Pynes, a 10 bedroom William and Mary stately home in Devon, has six reception rooms, ten attic rooms and a 37 acre park. Pynes was originally the mansion for the Pynes Estate, which surrounds and protects the house principally to the north.
Pynes is situated in a delightful parkland setting in an elevated position with views over the valley of the River Exe, surrounding agricultural land and woodland. The property is three miles from the centre of the cathedral city and county town of Exeter (train to London in just over two hours), six miles from the M5 motorway and eight miles from Exeter Airport.
Pynes is one of the grandest properties in England – a Grade II* listed William and Mary house, thought to be the inspiration for Jane Austen’s Barton Park in Sense and Sensibility, with a ceremonial stone entrance hall, built for a visit from Queen Victoria.
The house is constructed of attractive warm red brickwork with Portland stone dressings with deep sash windows under a slate hipped roof with lead ridges, moulded cornice and parapet with large brick axial chimney stacks with classical pots.
The house is constructed in a square plan with the 19th century additions arranged around a small courtyard. The house is built on four storeys with the garden front to the south east, originally the main entrance facade. To the north there is a restrained, later 18th century extension in red brick with stone bands containing the former Justice Room and kitchen. A water tower was added in about 1879 by James Jermar.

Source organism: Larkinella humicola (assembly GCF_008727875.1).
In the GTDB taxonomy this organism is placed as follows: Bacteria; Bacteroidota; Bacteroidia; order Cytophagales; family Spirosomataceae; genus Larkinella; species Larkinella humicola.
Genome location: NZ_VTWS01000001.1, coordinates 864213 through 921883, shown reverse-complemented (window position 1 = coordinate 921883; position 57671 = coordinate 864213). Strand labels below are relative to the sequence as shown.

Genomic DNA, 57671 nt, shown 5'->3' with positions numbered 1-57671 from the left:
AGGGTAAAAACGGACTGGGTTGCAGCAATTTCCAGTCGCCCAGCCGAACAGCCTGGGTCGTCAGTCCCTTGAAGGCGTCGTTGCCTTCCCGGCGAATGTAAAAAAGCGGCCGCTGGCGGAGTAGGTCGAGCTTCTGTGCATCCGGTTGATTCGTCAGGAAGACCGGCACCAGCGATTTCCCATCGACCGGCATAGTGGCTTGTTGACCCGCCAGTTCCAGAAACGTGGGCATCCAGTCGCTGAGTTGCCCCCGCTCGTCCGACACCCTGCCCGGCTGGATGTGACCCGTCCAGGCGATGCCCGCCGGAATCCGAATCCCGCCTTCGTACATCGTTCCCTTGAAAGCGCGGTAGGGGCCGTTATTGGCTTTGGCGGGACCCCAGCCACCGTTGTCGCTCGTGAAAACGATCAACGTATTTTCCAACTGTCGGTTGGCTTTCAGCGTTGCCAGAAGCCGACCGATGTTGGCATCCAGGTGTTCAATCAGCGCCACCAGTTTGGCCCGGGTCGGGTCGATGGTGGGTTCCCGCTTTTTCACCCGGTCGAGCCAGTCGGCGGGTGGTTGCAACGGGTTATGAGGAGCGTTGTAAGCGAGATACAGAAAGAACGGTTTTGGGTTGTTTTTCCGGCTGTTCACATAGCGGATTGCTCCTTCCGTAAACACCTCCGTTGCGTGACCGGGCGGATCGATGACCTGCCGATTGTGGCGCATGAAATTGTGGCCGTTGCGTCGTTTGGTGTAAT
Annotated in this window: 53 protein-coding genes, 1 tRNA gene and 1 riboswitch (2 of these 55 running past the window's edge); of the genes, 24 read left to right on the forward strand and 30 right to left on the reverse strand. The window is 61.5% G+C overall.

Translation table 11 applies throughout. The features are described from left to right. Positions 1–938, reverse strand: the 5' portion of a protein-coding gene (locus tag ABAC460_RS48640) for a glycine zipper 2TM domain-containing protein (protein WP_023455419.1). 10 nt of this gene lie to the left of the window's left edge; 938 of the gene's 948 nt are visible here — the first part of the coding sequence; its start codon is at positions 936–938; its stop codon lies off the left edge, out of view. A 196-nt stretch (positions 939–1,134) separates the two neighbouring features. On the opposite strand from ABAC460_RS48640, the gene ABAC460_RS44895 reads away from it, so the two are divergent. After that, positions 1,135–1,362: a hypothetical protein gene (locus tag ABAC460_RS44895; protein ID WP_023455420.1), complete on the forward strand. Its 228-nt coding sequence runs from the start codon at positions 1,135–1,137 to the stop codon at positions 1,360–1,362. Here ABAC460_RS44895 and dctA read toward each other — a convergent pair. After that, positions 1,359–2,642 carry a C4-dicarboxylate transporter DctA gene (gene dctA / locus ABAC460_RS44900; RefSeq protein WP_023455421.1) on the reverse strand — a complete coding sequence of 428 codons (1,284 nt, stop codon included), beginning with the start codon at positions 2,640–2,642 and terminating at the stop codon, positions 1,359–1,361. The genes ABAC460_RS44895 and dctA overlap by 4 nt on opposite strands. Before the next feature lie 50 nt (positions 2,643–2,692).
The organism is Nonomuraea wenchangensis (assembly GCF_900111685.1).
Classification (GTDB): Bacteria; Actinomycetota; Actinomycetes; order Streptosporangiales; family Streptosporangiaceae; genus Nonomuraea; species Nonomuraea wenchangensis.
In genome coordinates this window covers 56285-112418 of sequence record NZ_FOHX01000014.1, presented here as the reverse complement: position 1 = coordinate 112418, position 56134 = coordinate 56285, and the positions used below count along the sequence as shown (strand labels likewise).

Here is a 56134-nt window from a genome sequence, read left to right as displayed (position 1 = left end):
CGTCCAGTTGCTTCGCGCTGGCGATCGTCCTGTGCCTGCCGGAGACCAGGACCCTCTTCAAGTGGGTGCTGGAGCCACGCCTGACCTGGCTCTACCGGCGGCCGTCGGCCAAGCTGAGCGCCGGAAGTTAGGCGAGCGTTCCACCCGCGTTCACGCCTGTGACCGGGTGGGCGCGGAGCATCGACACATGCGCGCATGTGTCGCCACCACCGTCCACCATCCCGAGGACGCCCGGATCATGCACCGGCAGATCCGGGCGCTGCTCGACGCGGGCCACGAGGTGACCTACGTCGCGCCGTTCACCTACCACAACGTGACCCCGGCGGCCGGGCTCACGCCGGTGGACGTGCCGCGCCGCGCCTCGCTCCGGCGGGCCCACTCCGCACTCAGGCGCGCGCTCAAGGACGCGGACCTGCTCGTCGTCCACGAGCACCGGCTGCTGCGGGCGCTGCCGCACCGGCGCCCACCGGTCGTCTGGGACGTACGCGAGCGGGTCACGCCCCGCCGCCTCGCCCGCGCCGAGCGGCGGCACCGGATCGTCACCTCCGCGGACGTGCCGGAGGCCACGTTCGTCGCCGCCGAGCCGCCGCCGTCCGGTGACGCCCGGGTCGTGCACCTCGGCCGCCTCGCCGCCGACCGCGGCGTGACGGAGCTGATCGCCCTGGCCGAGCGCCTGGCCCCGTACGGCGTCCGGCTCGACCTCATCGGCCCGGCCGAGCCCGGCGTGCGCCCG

On the south west elevation, an imposing entrance was added as a ceremonial entrance hall in 1852 by Ambrose Poynter for Sir Stafford Henry Northcote, later Earl of Iddesleigh (1819 – 1887). Stone stairs rise from the former basement level to a landing with heavy stone interlacing balustrade on three sides. The detail comprises a niche with classical statue facing the entrance and a ceiling cove embellished with arms in strapwork.
The house contains some fine architectural features, including well proportioned reception rooms and bedrooms, most of which enjoy magnificent views. The main rooms and bedrooms contain 18th century shutters, some 19th century Adam-style fireplaces and some fine ceilings, essentially of the early 18th century. The dining room seats 34 people and has two Adam-style fireplaces.
The reception hall give access to a stately and handsomely proportioned staircase of traditional type with closed string but balusters with thick spiral above a ball and ramped rail. A stained-glass window, including some 17th century German roundels, illuminates the main staircase.
Today, the house offers spacious accommodation with fine reception rooms on the ground floor with a large kitchen/breakfast room. At first floor level there are 10 bedrooms, dressing room and five bathrooms. It is a house for hide-and-seek, with walk-in wardrobes, servants’ corridors and an attic.
The house is approached from a long driveway over a cattle grid to a large gravelled forecourt with two fine stags designed by Charles R. Smith. These impressive stags are truly stunning and feature real stag horns.